What is DPF ?
A DPF (Diesel Particulate Filter) also known as FAP on some French vehicles, is a device fitted to the exhaust system of modern diesel /petrol vehicles to reduce emissions and meet European emission standards. It does this by trapping Soot (Particulate Matter - PM) from the exhaust gasses while letting the gasses flow through the system.
As with any type of filter a Particulate Filter needs to be cleaned regularly to function properly. With DPF’s this is done by a process known as Regeneration which involves a combination of a Catalyst function in the system and burning the soot to gas at a very high temperature leaving behind an Ash residue within the DPF. Regeneration should be an automatic process taking place in the normal use of your vehicle, you may have noticed this in the form of a blast of white smoke form the exhaust on occasions.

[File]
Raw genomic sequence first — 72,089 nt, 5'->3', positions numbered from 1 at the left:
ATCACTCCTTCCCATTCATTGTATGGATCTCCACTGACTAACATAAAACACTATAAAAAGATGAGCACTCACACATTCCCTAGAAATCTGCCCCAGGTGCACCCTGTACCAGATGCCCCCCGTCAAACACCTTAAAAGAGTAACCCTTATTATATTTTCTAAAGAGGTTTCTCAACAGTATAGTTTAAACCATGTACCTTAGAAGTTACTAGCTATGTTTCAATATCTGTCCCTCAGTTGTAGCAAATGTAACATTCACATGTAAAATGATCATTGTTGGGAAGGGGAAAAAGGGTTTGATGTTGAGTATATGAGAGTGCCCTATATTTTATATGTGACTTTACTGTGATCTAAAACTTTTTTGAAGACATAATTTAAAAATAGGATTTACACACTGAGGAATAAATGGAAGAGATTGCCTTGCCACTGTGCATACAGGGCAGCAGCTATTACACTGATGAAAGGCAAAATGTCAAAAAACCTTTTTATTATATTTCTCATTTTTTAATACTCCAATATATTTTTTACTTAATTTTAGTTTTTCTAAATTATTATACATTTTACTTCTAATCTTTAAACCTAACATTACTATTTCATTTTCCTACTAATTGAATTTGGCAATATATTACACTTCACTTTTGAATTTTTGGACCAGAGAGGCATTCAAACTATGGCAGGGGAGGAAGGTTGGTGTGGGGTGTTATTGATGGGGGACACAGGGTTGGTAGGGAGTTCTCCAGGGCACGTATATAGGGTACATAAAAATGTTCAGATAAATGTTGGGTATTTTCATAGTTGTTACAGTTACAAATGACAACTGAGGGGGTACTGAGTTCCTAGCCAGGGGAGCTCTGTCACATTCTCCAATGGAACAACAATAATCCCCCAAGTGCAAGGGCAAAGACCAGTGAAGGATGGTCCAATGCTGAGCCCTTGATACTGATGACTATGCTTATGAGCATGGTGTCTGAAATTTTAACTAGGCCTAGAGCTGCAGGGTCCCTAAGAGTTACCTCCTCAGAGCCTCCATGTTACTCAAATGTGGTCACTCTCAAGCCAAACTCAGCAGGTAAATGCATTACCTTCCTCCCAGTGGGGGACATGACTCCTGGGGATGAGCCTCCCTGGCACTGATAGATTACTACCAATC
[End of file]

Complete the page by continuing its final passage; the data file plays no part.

DPFs have been in common use in passenger cars and light commercials from around 2003 in preparation for Euro 4 regs (2005), with Peugeot, Renault and BMW being early takers. Euro 5 (2009) made it compulsory for diesel cars and light commercials to have a DPF fitted and Euro 6 2014 will tighten this up further.